Beijing (AsiaNews) - At least 12 Protestants are in jail for participating in an "illegal gathering" to study the Bible. The authorities targeted them because some of them are close to the New Citizens movement, a dissident group demanding respect for China's constitution and transparency with regards to the assets owned by the country's leaders.
The 12 Christians were arrested on 24 January. Two days later, they were charged, but the families of the prisoners still have not received any legal notice as to the reasons for their detention.
On that same day, New Citizens Movement leader Xu Zhiyong went on trial on trumpeted up charges. According to local sources, some members of his group demonstrated in front of the courthouse where he is being tried on charges of "disturbing the public order".
The Protestant community in a question is a house church called 'Holy Love Fellowship' (Sheng You Tuanqi in Chinese). It is led by Xu Yonghai he and his wife. House churches are Christian communities that are not registered with China's Religious Affairs Bureau.
According to a report by China Change, Xu and 17 other people met on 24 January at a house to study the Bible. The police eventually moved in, accusing them of "illegal gathering". In China, all meetings of two or three Christians or more are deemed "illegal".
After letting some of the older participants go, police forcibly took the rest to a station for interrogation. They were charged two days later with "illegal assembly, parade and demonstration."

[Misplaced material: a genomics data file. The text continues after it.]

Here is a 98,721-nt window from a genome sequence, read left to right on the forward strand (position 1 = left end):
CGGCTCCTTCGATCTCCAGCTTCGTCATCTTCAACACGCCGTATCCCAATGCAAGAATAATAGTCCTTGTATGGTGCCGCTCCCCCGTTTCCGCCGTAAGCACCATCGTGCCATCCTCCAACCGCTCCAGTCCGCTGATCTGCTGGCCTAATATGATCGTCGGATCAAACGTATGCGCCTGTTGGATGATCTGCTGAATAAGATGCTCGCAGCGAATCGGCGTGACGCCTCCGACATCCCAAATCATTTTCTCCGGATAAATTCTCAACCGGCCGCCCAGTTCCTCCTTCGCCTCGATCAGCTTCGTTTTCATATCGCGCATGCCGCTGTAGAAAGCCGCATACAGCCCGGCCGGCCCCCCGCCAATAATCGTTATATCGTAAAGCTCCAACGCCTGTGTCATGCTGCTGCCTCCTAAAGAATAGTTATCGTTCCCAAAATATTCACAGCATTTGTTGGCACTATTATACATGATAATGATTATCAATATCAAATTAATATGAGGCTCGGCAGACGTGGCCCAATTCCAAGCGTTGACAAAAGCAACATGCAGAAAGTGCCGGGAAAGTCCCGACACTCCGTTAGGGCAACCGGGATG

Contacted two days ago by his attorney, human rights lawyer Liang Xiaojun, Xu Yonghai said that his house church has existed for at least 25 years. Although he was arrested twice before, the authorities never asked him to register his community, nor did they treat it as "illegal".
Days before his arrest, during another seminar in biblical studies, in the same house, a member of the Office for Civil Affairs named Haibing, arrived accusing those present of illegal gathering since the community was not registered.
According to Hu Shigen, a former dissident and member of the group, the authorities want to suppress the community because it includes many petitioners and former dissidents.
For several years, many dissidents, who once railed against unjust structures and called for respect for human rights, discovered the Christian faith as a source of spiritual comfort as well as justification for their fight.
Suspicious, the authorities tightly monitor Christian groups, including state-sanctioned communities. The combination of religion and political dissent is seen as potential threat, especially when important community leaders convert to Christianity.
Xu Yonghai is one example. After graduating from Beijing Medical College in 1984, Xu worked in several Beijing hospitals. In 1989, he became a Christian.
In 1995, he was sentenced to two years of re-education through labour for signing an appeal for democracy and the rule of law to mark the 6th anniversary of the Tiananmen movement.
In 2003, he was given two years in prison for helping a persecuted house church in Anshan (Liaoning).
Since his release in 2006, he has been under house arrest and surveillance and has never been able to resume his medical profession.